Things that make me go "GRRRRRR" Vol. 1: "Irregardless"





I'm just going to go ahead and throw this out there: I hate the "word" irregardless. If I never heard that "word" again I'd be happy...or content at least. I don't know how long this abomination has existed but I first remember hearing it 5 or 6 years ago. I know people use incorrect English all the time but for some reason hearing someone say irregardless makes me insane with rage - especially if it's from someone who should know better. When I was still in college I actually heard a professor use the term. The ironic thing is that he was a self-professed "grammar Nazi" who claimed that he would give you an automatic F if you incorrectly used to, too, they're, their, or there twice in one paper!

There are several reasons why "irregardless" infuriates me so, here they are in futuristic list format:

  1. Why use a longer fake word when there's a shorter real one that means the exact same thing? - Seriously, "regardless" is a whole syllable shorter and using it doesn't make you sound like a blithering dolt to other people. Just think of all the time you could be saving by simply using correct English. You could potentially have an extra three or four seconds a week to spend convincing yourself Big Brother isn't an awful show.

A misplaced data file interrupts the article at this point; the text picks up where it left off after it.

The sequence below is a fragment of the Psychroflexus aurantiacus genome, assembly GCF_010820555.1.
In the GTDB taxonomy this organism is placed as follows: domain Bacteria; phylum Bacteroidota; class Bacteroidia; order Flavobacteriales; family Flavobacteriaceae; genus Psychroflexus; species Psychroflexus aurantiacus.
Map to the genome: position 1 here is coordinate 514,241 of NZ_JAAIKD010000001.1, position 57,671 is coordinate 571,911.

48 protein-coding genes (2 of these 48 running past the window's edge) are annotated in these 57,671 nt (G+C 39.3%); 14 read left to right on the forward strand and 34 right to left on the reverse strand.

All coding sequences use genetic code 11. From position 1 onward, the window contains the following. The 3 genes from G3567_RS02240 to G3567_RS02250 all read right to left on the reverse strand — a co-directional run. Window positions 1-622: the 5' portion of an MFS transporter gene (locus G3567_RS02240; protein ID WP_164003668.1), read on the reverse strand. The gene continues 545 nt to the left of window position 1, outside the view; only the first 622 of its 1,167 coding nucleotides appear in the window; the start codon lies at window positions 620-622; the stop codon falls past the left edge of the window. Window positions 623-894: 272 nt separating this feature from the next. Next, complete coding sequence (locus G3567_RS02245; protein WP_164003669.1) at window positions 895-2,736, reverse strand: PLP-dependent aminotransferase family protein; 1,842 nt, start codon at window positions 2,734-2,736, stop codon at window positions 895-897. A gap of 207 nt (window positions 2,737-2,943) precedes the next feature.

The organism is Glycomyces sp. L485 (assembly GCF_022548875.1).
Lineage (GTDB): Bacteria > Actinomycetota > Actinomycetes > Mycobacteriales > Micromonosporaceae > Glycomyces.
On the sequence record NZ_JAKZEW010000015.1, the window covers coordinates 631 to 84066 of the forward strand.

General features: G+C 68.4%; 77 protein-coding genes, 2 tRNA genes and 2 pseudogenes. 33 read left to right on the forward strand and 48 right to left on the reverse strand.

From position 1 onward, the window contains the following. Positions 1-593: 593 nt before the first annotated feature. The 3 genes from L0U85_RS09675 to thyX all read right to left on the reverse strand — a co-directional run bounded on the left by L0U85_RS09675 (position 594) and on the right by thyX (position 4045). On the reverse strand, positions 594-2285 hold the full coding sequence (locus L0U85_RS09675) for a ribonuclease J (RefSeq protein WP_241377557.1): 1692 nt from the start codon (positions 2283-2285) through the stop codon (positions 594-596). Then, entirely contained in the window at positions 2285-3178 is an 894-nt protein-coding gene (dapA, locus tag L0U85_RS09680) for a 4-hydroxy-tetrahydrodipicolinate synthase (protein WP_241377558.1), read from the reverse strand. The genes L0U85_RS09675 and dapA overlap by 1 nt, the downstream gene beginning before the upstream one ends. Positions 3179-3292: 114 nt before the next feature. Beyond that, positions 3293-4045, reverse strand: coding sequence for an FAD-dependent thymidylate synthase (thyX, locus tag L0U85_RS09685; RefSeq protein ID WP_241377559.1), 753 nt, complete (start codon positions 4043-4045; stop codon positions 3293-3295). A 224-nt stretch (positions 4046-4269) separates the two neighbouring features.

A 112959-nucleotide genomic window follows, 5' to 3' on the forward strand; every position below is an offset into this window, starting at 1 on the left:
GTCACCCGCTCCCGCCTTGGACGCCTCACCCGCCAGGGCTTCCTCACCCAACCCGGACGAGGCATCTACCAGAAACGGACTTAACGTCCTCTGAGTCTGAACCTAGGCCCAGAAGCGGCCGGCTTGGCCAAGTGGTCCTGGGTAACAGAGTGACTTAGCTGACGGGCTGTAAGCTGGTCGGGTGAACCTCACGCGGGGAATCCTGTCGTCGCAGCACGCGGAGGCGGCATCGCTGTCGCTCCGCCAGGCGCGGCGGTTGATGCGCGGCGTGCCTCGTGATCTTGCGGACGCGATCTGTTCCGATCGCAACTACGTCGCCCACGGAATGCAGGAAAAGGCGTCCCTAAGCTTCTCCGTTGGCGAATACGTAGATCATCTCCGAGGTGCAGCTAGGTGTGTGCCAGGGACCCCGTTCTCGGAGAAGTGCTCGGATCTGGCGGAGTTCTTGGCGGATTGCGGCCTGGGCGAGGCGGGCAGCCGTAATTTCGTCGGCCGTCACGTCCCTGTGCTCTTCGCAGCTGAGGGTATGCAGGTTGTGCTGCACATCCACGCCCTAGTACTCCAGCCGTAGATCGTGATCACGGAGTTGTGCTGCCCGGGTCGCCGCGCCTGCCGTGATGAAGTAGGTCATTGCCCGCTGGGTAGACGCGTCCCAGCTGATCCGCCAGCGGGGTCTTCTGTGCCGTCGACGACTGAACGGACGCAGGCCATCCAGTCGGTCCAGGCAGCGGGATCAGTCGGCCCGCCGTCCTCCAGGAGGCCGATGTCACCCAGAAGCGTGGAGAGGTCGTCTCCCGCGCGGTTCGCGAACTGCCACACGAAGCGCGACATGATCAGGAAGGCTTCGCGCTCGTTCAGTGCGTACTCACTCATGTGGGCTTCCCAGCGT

2. It doesn't mean what you think it means! - People who say irregardless use it in place of regardless. A simple 6th grade English lesson could quickly show them the error of their ways: The prefix -ir is negative, when you place it in front of a word it makes the word mean the opposite of it's intended usage i.e. rational becomes not rational when you place -ir in front of it. Still scratching your heads? Here's the same paragraph in terms you may understand: IF YOU REPLACE REGARDLESS WITH IRREGARDLESS YOU ARE SAYING THE EXACT OPPOSITE OF WHAT YOU'RE TRYING TO SAY! STOP SAYING IRREGARDLESS OR I WILL PUSH YOU DOWN A HILL!
  3. Many people who use irregardless also abuse other trendy buzz-words. - I've noticed that many irregardless-users I've come into contact with also throw around other "smart sounding" terms incorrectly; words such as ironic, existential and post-modern. I'm going to level with you, I have no idea what post-modern means...that's why I never say it. (I've seen Tim use it in several blogs but he's got a Masters and I've never heard him say irregardless, so I trust that he's using it right.) What I do know is that irregardless is not a word, ironic doesn't mean funny and having to choose between chocolate and vanilla does not constitute an existential crisis. If you don't know what something means don't repeat it until you learn what it means...unless you want me to push you down a hill.
  4. People who say irregardless are smug chumps who want you to think they're smart. - Whenever I hear someone utter irregardless I automatically imagine that they're saying to themselves, "Ohhh, good one Lance. You dropped irregardless on his ass. He's still going to be chewing on that extra syllable when you're in your Prias, driving to Barnes & Noble to drink double mocha fraps and listen to Arcade Fire on your I-Pod." Well, you know what Lance? I like Arcade Fire too! And I'm on to you you arrogant turd. I know you have an FHM stashed inside that copy of "Beyond Good and Evil" you're pretending to read. You better pray to God I never find you standing on top of a steep hill...